Rose Mary Allen receives Boeli van Leeuwen Prize

Antilliaans Dagblad reports that the government of Curaçao has awarded the prestigious Boeli van Leeuwen Prize 2011 to cultural anthropologist Rose Mary Allen.

“Everyone who knows Rose Mary Allen knows that she practices science with her heart and soul. She is inspired by real issues of real people in Curaçao and the other countries in the Caribbean,” explains Kas di Kultura, the government institution for culture.

After completing her secondary education at the Maria Immaculata Lyceum in Curaçao, Allen studied at the Catholic University of Nijmegen, the Netherlands, where she got her Master’s degree in Cultural and Social Anthropology in 1977. In 2007 she received her Ph.D. degree from the State University of Utrecht, the Netherlands; her dissertation was called ‘Di Ki Manera? The Social History of Afro-Curaçaoans, 1863-1917.’ The principal themes in Allen’s publications are emancipation, migration and identity.

To be considered for the biannual Boeli van Leeuwen Prize, the candidate must comply with several criteria that reflect the interests of Boeli van Leeuwen (1922-2007), who was an esteemed Curaçaoan novelist, poet, lawyer, and intellectual. “The Prize is awarded to a person or organization that has delivered, in the cultural, legal, governmental, social or journalistic field, an intellectual performance that has scientific depth and that moreover originates from a true concern with society. The performance must exhibit originality and creativity, must be exemplary and inspirational for the society, and must broaden horizons and transcend borders.”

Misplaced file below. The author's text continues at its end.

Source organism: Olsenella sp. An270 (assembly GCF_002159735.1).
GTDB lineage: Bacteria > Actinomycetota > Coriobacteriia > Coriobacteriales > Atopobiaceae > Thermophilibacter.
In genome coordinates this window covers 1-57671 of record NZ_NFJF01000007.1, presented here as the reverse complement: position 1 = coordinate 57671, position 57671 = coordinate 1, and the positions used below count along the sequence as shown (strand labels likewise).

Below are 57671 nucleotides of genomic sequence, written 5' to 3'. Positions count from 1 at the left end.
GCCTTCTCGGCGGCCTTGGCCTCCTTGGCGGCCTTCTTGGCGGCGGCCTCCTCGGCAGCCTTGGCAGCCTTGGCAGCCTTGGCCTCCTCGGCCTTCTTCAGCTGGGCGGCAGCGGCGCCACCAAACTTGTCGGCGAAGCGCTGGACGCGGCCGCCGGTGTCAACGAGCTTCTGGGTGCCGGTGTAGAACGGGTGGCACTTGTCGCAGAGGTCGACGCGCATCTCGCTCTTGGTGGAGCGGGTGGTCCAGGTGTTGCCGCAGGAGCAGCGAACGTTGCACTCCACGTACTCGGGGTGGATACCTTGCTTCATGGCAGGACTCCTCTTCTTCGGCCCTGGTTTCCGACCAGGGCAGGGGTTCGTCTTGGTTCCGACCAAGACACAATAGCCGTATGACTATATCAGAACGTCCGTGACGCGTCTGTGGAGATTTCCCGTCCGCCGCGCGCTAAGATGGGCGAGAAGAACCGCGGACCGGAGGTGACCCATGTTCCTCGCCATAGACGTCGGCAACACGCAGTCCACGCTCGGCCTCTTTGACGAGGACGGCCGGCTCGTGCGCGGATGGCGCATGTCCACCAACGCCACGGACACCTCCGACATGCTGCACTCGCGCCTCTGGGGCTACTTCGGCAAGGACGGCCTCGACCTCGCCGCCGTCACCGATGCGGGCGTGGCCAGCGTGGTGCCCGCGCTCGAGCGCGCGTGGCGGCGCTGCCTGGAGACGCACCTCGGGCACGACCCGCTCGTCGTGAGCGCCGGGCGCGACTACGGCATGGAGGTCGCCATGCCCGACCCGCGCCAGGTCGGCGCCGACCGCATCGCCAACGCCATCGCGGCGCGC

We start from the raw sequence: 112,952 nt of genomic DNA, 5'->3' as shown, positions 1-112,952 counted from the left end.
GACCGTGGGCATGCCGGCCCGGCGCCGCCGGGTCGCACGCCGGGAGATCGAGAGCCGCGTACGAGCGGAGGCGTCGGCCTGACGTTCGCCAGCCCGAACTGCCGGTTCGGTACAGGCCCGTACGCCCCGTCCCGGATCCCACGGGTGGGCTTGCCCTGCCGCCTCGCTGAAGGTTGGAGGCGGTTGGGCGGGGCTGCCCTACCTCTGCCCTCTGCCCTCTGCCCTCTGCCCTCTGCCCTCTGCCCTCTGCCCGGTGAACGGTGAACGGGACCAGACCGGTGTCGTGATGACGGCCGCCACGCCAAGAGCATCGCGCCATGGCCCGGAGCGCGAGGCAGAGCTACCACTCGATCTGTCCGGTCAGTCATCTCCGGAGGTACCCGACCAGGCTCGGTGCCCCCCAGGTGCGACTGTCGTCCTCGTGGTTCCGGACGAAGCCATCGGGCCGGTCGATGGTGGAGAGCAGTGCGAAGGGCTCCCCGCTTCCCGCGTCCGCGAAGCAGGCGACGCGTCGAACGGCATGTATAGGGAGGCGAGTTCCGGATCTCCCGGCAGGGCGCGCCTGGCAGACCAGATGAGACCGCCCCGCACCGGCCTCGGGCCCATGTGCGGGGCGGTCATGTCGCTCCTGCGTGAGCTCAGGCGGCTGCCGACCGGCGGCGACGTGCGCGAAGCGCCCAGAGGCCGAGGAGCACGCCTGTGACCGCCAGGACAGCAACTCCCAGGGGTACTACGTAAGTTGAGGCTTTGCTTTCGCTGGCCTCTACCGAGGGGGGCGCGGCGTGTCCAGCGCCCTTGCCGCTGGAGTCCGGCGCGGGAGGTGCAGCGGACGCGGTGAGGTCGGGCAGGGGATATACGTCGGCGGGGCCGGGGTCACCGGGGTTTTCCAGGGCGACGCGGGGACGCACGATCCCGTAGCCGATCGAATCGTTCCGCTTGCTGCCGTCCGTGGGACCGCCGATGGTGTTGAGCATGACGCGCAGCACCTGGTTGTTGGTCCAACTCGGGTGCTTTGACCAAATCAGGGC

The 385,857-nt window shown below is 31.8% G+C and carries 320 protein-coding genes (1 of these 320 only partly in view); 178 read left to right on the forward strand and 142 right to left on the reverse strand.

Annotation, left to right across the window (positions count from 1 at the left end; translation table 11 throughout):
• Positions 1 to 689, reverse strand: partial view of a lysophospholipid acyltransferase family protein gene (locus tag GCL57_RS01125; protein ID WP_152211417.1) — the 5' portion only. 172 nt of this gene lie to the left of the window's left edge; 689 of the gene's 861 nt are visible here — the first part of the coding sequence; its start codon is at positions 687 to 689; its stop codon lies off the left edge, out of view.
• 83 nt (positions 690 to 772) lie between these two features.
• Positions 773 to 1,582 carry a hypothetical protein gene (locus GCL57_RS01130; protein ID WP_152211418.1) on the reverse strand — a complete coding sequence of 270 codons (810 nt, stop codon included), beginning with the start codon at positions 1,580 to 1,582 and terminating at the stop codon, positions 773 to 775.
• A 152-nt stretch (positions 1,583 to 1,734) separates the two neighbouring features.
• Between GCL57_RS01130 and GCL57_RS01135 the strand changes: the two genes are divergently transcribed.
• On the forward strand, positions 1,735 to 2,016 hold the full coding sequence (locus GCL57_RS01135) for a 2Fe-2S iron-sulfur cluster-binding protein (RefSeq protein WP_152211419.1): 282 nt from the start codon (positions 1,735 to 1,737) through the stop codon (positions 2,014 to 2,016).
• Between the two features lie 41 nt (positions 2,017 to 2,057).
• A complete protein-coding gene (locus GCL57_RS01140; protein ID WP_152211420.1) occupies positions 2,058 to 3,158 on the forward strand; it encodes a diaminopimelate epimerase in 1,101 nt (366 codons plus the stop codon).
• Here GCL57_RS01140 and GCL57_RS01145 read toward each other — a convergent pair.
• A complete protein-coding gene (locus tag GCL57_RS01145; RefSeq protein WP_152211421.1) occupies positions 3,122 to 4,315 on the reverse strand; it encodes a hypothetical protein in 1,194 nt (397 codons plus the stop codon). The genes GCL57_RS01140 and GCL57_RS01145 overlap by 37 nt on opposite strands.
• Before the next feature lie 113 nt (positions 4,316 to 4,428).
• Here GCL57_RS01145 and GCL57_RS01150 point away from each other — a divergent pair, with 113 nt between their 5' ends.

In her speech during the award ceremony, Allen explained that through her work she has always tried to give a voice to the voiceless – groups in society that have been neglected in the past and/or present – and that she wished to see the Boeli van Leeuwen Prize 2011 as one form of recognition for those groups. She said that she accepted the Prize “with gratitude and respect for the elderly and ancestors who have gone before us and with great hope in the youth and other descendants who will come after us.”

Rose Mary Allen was a researcher with the government Institute of Archaeology and Anthropology (AAINA) from 1977 to 1999. Since 1999 she works as a researcher, consultant, writer, and lecturer, including at the Faculty of Law of the University of Curaçao (formerly University of the Netherlands Antilles). She has authored or co-authored numerous scholarly articles and books, including ‘Cuba mi ke bai Testimonies of Workers Who Emigrated from Curaçao to Cuba at the Beginning of Twentieth Century’ (2001; in Papiamentu). She is presently a research fellow on the project ‘Citizenship, National Canons and the Issue of Cultural Diversity’ of the Amsterdam Institute for Social Science Research (AISSR), University of Amsterdam, the Netherlands.

[Many thanks to Peter Jordens for this post and for his translation from the original Dutch article.]

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